p class= »sc-77igqf-0 bOfvBY »>Une Unusual ‘break’ detected in nearest galaxy spiral arm towards Earth. Astronomers have never seen anything like it, and they don’t really know how it got there.
New research published in Astronomy & Astrophysics describes a “high pitch angle structure in the Sagittarius arm. By “high height”, astronomers refer to the extreme angle at which this elongated star cluster protrudes by. the Sagittarius arm of the Milky Way. Newly detected function measures 3000 light-years in length (that’s less than 3% of the total diameter of the entire galaxy), and it is made up of young stars and star-forming gas clouds. Caltech astrophysicist Michael Kuhn is the lead author of the study.
Mapping the different characteristics of our galaxy isn’t easy, and that’s because we live directly inside it. As the new article says, “It has been difficult to connect individual star-forming regions to their larger galactic environment due to our perspective from inside the disk.”
Fortunately, astronomical tools and techniques can help in this regard. In this case, Kuhn and his colleagues analyzed data collected by the Spitzer Space Telescope, which NASA withdrew last year. Spitzer detected infrared light, making it an ideal tool for observing newly born stars that would otherwise be covered by the thick clouds of gas and dust (i.e. nebulae) from which they were formed. Specifically, the team looked at data from a survey called the Galactic Legacy Infrared Mid-Plane Survey Extraordinary (GLIMPSE), in which Spitzer scanned more than 100,000 baby stars.
Data from the European Space Agency’s Gaia mission was also analyzed, providing the team with precise measurements of the distances between stars. This allowed them to create a 3D view of the Sagittarius arm, a prominent spiral arm in the Milky Way galaxy.
“When we put the Gaia and Spitzer data together and finally see this detailed three-dimensional map, we can see that there’s a little bit of complexity in this region that just wasn’t apparent before,” Kuhn said in a NASA press release. Press release.
The The Sagittarius arm is a well-studied feature of the Milky Way and is home to several regions of gigantic star formation, including the Omega Nebula, the Trifid Nebula, the Lagoon Nebula, and the Eagle Nebula, the latter containing the popular Pillars of creation. For the new study, the researchers sought to map the locations and velocities of regions of star formation in a segment of the Sagittarius arm.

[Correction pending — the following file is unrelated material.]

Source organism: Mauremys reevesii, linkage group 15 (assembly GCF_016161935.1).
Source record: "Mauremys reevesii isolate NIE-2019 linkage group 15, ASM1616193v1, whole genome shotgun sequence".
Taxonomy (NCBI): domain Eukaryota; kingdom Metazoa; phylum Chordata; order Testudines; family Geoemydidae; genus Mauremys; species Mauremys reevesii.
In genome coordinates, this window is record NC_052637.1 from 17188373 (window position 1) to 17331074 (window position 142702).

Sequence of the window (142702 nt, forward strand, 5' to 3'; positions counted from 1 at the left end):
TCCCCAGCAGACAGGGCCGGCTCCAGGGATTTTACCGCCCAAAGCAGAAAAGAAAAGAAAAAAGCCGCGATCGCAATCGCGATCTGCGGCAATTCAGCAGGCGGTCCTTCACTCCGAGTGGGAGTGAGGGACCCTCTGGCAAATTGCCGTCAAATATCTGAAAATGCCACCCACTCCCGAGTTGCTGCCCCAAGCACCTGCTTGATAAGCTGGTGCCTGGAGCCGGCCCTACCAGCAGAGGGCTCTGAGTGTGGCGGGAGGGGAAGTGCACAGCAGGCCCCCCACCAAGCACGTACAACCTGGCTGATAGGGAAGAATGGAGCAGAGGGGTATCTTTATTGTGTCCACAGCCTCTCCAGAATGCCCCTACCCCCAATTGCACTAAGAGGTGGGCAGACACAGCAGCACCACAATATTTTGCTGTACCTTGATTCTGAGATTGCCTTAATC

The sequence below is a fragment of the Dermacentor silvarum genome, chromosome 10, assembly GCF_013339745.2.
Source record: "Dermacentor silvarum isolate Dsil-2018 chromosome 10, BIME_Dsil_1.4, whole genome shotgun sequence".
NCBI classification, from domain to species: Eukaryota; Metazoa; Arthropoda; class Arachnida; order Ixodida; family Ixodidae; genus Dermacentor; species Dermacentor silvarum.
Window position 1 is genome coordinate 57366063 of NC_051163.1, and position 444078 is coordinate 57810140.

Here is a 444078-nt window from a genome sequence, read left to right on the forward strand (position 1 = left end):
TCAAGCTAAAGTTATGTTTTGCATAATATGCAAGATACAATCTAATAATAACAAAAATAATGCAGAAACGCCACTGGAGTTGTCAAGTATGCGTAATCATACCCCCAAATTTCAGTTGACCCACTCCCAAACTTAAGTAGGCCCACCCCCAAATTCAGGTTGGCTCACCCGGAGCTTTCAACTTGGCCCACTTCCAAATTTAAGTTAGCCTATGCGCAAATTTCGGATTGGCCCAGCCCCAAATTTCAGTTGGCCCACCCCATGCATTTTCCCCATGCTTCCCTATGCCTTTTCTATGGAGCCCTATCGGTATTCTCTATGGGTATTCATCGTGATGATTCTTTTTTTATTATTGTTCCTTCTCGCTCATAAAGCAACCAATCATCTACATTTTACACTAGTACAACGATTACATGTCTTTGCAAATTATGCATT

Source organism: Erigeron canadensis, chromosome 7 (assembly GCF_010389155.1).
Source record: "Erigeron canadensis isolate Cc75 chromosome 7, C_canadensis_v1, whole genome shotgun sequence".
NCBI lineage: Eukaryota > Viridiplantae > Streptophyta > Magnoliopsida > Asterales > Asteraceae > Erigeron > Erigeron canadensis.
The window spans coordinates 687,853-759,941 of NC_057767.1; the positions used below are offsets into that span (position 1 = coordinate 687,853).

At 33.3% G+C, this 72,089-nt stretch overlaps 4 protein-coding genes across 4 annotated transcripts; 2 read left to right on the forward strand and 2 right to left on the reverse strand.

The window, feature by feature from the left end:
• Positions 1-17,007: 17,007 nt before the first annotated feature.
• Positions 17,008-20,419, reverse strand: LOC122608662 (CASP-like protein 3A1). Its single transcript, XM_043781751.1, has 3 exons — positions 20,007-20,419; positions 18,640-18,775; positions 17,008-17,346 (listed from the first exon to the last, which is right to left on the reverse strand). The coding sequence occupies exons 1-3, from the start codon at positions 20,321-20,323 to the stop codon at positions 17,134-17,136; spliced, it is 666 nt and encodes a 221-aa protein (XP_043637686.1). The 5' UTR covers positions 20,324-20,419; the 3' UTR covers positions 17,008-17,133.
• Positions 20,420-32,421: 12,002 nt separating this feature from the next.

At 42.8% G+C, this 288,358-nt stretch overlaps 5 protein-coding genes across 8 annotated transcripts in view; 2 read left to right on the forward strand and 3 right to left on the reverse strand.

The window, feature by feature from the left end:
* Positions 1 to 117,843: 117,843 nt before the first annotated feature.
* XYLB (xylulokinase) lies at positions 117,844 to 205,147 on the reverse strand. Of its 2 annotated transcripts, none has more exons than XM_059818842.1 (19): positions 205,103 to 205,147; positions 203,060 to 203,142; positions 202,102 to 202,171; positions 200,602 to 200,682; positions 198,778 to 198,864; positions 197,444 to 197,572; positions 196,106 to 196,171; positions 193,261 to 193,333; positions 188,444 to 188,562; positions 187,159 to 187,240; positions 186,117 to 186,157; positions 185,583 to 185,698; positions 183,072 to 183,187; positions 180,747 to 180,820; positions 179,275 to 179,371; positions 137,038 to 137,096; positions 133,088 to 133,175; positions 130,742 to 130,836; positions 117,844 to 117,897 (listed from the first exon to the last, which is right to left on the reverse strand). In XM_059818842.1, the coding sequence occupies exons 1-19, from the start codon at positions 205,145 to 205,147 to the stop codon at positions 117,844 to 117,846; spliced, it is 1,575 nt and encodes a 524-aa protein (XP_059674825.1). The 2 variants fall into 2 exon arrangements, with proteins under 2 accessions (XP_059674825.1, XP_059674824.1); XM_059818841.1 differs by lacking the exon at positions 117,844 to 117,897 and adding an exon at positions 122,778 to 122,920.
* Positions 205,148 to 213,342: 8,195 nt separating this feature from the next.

Newly detected structure pops out at a tilt angle of almost 60 degrees. The arm itself wraps tightly around the Milky Way at a pitch angle of 12 degrees (for context, a perfect circle has a pitch angle of 0 degrees). Hence the description of the shard as a wide angle pitch structure.
“Ultimately, this is a reminder that there are many uncertainties around the large-scale structure of the Milky Way, and we need to look at the details if we are to understand this larger picture,” explained Robert Benjamin, an astrophysicist at the ‘University. from Wisconsin-Whitewater and Principal Investigator for GLIMPSE.
The authors of the new article are not entirely sure how the shine formed, but the star babies in this expanse likely were born at the same time and in the same place. As closely related siblings, these stars should have been affected by the same influences caused by the rotation of the galaxy, forces such as gravity and shear. Thus, improved models of stars, both in terms of distances between them and speeds, could shed light on this new astronomical mystery. and galactic spirals in general, which are also mysterious.
“This structure is a small piece of the Milky Way, but it could tell us something important about the Galaxy as a whole,” Benjamin said.
Astronomers have observed characteristics of odd balls in other spiral galaxies in the past, including things called spurs and feathers, some of which protrude perpendicularly from the spiral arms. Spurs are bright spots caused by an abundance of stars, while feathers are conglomerates of dust. The new functionality seen in the Milky Way is neither and is therefore considered unique.
It is now an open question whether other wide pitch angle structures exist in our galaxy or elsewhere in the universe. This will be the subject of future work, as well as further research to confirm the new functionality as a bona fide substructure with the Sagittarius arm.
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